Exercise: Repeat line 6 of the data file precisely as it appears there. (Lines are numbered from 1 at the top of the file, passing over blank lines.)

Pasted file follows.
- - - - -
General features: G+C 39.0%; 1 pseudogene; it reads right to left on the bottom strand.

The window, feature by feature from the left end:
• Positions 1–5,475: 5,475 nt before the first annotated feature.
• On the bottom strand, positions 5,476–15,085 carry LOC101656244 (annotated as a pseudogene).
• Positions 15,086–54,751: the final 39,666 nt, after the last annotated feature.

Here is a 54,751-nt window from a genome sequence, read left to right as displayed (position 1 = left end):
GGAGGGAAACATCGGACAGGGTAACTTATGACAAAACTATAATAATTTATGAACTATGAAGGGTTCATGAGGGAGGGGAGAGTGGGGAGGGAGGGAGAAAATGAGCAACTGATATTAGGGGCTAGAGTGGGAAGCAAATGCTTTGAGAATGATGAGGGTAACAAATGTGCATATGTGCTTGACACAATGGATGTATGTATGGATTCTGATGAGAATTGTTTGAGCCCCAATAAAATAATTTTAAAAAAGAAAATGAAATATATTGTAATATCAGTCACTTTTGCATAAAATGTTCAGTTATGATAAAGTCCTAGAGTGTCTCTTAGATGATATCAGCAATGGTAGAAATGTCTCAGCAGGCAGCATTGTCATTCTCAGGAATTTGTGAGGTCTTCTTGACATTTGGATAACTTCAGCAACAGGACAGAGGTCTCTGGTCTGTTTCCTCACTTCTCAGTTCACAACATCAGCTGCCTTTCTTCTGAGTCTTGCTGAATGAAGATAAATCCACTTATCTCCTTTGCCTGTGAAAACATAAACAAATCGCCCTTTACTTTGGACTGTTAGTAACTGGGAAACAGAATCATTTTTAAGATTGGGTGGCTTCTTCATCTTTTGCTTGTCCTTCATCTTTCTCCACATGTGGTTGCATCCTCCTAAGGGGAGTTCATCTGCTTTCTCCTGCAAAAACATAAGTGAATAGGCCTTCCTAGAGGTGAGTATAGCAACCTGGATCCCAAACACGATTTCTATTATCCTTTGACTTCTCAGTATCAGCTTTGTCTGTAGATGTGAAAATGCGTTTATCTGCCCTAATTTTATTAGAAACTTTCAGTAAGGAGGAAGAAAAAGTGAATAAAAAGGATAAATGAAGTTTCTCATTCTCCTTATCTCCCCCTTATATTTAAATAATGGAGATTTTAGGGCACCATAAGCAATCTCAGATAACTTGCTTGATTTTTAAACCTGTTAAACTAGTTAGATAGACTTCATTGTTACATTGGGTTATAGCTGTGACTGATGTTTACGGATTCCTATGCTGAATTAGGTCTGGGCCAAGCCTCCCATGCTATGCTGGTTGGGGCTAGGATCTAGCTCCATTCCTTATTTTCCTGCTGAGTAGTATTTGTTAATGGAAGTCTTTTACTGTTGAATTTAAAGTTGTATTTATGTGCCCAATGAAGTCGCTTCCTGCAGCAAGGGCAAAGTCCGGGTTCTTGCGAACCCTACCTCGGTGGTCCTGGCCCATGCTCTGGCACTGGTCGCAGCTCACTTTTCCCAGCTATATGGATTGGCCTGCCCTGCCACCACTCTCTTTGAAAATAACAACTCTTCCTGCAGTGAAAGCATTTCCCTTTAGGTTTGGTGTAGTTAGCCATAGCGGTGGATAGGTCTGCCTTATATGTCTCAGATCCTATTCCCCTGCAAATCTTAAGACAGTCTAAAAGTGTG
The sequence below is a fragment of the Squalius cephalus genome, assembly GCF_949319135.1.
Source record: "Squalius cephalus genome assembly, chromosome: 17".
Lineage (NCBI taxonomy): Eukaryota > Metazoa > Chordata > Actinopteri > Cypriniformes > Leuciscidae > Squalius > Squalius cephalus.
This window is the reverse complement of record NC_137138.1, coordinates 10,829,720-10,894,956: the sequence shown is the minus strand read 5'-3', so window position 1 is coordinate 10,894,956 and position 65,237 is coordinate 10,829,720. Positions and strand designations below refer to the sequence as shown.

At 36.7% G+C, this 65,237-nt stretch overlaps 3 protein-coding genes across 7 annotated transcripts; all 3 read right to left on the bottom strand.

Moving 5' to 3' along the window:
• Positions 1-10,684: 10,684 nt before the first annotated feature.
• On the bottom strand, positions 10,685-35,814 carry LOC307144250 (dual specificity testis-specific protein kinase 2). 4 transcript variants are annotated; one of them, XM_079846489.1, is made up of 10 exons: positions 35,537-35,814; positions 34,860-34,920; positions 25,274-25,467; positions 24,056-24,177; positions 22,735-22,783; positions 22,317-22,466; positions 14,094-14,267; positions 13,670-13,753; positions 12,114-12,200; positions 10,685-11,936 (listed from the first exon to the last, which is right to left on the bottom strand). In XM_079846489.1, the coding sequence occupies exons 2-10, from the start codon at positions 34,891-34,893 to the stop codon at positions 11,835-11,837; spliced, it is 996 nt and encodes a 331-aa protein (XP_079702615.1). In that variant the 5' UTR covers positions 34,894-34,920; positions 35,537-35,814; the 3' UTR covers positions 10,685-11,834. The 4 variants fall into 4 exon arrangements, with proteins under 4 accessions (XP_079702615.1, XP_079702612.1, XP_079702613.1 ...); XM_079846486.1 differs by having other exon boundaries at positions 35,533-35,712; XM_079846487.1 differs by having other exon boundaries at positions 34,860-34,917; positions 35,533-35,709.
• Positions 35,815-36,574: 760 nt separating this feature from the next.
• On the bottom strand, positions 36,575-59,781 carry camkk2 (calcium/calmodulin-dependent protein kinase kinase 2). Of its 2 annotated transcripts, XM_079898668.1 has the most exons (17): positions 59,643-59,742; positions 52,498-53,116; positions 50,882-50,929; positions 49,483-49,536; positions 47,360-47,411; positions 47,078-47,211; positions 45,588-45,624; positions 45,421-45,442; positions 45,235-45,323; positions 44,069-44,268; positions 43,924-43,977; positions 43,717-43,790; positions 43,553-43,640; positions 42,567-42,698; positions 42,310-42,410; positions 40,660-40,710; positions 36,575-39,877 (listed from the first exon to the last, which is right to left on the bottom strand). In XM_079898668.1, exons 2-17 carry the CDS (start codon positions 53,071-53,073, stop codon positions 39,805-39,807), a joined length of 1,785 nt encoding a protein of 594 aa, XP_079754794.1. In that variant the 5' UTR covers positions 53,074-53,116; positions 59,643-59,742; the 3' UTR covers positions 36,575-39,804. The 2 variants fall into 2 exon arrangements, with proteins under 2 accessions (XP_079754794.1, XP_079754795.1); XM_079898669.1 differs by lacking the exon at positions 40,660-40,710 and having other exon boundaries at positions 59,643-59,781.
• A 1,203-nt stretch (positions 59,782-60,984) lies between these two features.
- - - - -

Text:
Here is a 54,751-nt window from a genome sequence, read left to right as displayed (position 1 = left end):